With this being near V-Day and the midst of the "Love Relief" campaign, I felt the need to write about something more pleasant than my anger with legislatures, both state and federal, or what's happening on the Bachelor.
I need to think positive, and you should too. Therefore, I want to write about my love for women. No, not THAT kind of love. Sure, I could talk about my wife or mom. I could write about my sisters. I could write about the wonderful, strong, and intelligent women who are my colleagues, both online and IRL.
However, there's a group of women that I respect more than any other at the moment: my students.
This is not to say that I do not have wonderful male students, friends, and colleagues. I do. They're great!
But, unfortunately for them this semester, I have some women in my classes that are not only dedicated, sharp students who make teaching fun and interesting on a daily basis but who have also overcome considerable obstacles to be there.
Take, for example, on of the students in my afternoon class. She is what we would call a non-traditional student, meaning that she is not 18-23, and I had the pleasure of teaching her in the prerequisite course. At the beginning of that term that I first had her, she struggled with everything. Not only was she frustrated with her own lack of experience with computers and word processors, she had a strong sense of self-criticism, that she just wasn't a very good writer.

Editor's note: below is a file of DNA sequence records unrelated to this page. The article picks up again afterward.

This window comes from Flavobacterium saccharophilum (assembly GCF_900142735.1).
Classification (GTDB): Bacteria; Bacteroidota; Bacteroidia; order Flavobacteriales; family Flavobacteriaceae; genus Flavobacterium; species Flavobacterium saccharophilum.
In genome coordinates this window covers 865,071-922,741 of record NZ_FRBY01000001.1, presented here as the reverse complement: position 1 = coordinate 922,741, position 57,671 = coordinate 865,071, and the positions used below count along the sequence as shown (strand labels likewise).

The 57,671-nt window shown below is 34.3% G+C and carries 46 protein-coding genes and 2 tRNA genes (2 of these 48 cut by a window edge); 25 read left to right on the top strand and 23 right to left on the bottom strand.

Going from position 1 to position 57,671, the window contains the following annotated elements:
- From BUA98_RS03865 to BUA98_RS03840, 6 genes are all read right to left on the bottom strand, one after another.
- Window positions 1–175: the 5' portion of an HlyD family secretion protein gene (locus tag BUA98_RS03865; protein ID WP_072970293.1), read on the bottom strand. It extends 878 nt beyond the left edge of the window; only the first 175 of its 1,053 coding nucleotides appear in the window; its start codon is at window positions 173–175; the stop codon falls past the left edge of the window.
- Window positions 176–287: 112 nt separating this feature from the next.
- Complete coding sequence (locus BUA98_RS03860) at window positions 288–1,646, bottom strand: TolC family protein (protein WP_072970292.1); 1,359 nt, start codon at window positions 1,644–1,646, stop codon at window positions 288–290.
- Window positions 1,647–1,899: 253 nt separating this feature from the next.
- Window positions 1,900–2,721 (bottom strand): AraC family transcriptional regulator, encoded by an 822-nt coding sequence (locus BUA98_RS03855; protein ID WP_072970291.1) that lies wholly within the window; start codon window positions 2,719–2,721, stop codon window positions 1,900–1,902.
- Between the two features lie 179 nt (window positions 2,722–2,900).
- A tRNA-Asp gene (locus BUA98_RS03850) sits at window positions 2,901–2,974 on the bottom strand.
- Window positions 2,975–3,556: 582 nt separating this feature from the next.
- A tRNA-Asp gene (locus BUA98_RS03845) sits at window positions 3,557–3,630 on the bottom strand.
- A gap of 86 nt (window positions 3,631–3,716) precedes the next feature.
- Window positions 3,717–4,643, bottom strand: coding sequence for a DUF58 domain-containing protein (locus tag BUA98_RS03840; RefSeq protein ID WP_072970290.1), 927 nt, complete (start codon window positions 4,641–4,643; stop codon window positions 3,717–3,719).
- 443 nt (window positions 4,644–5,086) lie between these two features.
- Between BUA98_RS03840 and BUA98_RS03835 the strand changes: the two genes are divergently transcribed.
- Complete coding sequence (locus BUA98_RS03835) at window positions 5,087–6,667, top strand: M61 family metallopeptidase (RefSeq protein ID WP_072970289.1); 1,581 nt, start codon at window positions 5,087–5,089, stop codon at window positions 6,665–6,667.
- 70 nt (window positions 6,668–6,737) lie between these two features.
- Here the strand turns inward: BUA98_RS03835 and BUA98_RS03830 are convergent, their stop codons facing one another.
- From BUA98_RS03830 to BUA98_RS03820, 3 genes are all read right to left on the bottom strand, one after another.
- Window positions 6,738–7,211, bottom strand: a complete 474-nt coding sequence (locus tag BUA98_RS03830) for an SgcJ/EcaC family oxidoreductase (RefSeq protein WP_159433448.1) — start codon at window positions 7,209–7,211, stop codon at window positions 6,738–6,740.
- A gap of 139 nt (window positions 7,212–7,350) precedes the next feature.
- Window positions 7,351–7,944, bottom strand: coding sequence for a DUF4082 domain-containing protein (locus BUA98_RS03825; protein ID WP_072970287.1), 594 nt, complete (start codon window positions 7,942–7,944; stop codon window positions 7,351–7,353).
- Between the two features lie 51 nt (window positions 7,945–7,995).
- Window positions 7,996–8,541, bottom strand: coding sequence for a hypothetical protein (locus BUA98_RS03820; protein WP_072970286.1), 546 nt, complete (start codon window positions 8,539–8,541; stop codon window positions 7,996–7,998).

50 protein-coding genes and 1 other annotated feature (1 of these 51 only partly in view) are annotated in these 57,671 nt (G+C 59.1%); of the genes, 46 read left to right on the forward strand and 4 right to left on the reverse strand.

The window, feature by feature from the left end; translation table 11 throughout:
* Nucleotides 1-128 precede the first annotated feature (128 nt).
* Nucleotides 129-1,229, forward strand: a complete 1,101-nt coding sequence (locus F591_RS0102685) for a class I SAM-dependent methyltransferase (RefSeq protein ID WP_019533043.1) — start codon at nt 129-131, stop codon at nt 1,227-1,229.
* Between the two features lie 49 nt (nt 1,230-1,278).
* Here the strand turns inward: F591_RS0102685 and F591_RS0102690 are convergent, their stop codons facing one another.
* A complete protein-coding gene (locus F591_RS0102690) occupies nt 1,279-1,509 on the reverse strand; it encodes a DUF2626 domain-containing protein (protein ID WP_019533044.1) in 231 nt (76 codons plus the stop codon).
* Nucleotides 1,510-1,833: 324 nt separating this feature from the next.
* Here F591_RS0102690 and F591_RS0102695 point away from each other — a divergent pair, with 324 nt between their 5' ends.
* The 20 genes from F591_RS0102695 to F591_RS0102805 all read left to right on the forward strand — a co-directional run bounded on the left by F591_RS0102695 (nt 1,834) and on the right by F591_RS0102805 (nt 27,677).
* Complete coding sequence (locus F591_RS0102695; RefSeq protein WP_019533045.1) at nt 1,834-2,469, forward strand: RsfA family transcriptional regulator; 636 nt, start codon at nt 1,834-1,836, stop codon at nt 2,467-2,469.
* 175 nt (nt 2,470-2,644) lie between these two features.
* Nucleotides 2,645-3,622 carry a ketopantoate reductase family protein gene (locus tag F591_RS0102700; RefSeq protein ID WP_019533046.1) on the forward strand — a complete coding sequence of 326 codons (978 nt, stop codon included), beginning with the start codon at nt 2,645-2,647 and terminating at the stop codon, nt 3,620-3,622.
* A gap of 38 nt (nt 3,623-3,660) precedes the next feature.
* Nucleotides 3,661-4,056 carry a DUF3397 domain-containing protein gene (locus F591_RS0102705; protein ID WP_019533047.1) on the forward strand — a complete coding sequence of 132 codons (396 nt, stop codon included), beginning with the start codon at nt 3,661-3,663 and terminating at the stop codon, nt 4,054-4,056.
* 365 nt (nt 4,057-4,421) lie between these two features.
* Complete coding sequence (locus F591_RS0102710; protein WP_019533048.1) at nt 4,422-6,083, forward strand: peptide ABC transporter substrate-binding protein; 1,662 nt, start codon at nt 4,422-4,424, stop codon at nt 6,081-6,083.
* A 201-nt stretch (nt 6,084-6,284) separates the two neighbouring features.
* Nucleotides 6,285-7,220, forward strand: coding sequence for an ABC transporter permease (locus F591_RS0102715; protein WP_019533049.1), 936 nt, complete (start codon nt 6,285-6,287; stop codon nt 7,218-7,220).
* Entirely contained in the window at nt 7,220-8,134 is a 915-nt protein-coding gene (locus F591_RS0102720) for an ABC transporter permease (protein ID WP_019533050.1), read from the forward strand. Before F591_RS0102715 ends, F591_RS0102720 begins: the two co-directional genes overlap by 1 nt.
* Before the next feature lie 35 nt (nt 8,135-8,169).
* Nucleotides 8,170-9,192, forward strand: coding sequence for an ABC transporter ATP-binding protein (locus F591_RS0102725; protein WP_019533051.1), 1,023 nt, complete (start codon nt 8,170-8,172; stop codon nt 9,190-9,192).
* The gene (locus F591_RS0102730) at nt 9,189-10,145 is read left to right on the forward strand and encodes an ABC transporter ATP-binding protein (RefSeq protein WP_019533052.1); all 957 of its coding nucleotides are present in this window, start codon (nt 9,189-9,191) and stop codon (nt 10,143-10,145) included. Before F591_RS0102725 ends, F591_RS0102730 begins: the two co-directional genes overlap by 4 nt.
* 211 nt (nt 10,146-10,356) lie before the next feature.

This week, she not only led a discussion on her own but also takes time before class to help other students get their work formatted on the computer. She, like the rest of us, still struggles with self-doubt, but she does not let it stop her cold like it had.
I have a whole set of women with whom it is my pleasure to work as part of the dual-credit program which teaches high school students so that they get both high school and college credit for their work. They are not only smart, funny, and hardworking, but they have begun to take pride in the very value of intellectual pursuit in an environment where little value is placed, especially within their gender sub-culture, on thinking and consideration.
Now, I can only take a very small part of the credit for their evolution as students, but I can own the pride and affection that I have in them and a society where they can be what they are and become even better.
Therefore, in a new spirit of "Valentines", I urge you all to express your pride, encouragement, and...yes, love, to one another, as least for a few days in February. We all need it.
Stephen Swanson teaches as an assistant professor of English at McLennan Community College. Aside from guiding students through the pitfalls of college writing and literature, he spends most of his time trying to remain aware of popular culture, cooking, and enjoying time with his wife and son. He holds degrees in Communications (Calvin College), Film Studies (Central Michigan University), and Media and American Culture Studies (Bowling Green State University). In addition to editing a collection, Battleground States: Scholarship in Contemporary America, he has forthcoming projects on Johnny Cash and approaches to analyzing detective narratives in terms of ethical responsibility.